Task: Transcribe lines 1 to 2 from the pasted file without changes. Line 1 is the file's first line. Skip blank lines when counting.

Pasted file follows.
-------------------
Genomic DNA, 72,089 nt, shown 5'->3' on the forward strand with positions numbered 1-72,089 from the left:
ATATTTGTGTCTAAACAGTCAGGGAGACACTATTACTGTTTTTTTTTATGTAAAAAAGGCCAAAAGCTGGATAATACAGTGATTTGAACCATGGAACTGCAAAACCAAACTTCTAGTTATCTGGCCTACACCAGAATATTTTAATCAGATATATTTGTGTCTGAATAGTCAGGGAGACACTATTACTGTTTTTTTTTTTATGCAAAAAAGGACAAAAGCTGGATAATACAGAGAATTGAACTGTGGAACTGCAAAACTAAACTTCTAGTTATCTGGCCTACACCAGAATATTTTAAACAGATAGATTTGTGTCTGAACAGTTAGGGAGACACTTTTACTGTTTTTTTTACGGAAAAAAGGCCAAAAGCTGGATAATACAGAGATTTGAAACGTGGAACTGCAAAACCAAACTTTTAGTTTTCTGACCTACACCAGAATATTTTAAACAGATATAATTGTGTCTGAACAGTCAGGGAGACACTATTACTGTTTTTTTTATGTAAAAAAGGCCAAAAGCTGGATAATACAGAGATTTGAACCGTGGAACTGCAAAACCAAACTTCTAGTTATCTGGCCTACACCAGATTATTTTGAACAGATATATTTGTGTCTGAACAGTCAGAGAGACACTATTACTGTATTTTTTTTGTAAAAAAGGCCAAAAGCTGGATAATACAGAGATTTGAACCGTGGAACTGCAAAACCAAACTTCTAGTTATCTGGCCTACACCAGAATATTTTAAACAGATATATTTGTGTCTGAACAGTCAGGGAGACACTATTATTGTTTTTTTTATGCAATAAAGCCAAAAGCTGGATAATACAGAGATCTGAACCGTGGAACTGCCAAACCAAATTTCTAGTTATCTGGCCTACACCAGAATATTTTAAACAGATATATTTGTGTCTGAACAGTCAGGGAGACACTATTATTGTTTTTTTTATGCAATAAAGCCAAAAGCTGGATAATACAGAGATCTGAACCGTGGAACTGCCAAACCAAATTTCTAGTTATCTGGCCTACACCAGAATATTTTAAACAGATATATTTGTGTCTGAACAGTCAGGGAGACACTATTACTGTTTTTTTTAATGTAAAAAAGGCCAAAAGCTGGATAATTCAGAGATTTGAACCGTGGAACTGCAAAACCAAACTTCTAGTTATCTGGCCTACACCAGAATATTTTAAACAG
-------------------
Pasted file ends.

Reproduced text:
Genomic DNA, 72,089 nt, shown 5'->3' on the forward strand with positions numbered 1-72,089 from the left:
ATATTTGTGTCTAAACAGTCAGGGAGACACTATTACTGTTTTTTTTTATGTAAAAAAGGCCAAAAGCTGGATAATACAGTGATTTGAACCATGGAACTGCAAAACCAAACTTCTAGTTATCTGGCCTACACCAGAATATTTTAATCAGATATATTTGTGTCTGAATAGTCAGGGAGACACTATTACTGTTTTTTTTTTTATGCAAAAAAGGACAAAAGCTGGATAATACAGAGAATTGAACTGTGGAACTGCAAAACTAAACTTCTAGTTATCTGGCCTACACCAGAATATTTTAAACAGATAGATTTGTGTCTGAACAGTTAGGGAGACACTTTTACTGTTTTTTTTACGGAAAAAAGGCCAAAAGCTGGATAATACAGAGATTTGAAACGTGGAACTGCAAAACCAAACTTTTAGTTTTCTGACCTACACCAGAATATTTTAAACAGATATAATTGTGTCTGAACAGTCAGGGAGACACTATTACTGTTTTTTTTATGTAAAAAAGGCCAAAAGCTGGATAATACAGAGATTTGAACCGTGGAACTGCAAAACCAAACTTCTAGTTATCTGGCCTACACCAGATTATTTTGAACAGATATATTTGTGTCTGAACAGTCAGAGAGACACTATTACTGTATTTTTTTTGTAAAAAAGGCCAAAAGCTGGATAATACAGAGATTTGAACCGTGGAACTGCAAAACCAAACTTCTAGTTATCTGGCCTACACCAGAATATTTTAAACAGATATATTTGTGTCTGAACAGTCAGGGAGACACTATTATTGTTTTTTTTATGCAATAAAGCCAAAAGCTGGATAATACAGAGATCTGAACCGTGGAACTGCCAAACCAAATTTCTAGTTATCTGGCCTACACCAGAATATTTTAAACAGATATATTTGTGTCTGAACAGTCAGGGAGACACTATTATTGTTTTTTTTATGCAATAAAGCCAAAAGCTGGATAATACAGAGATCTGAACCGTGGAACTGCCAAACCAAATTTCTAGTTATCTGGCCTACACCAGAATATTTTAAACAGATATATTTGTGTCTGAACAGTCAGGGAGACACTATTACTGTTTTTTTTAATGTAAAAAAGGCCAAAAGCTGGATAATTCAGAGATTTGAACCGTGGAACTGCAAAACCAAACTTCTAGTTATCTGGCCTACACCAGAATATTTTAAACAG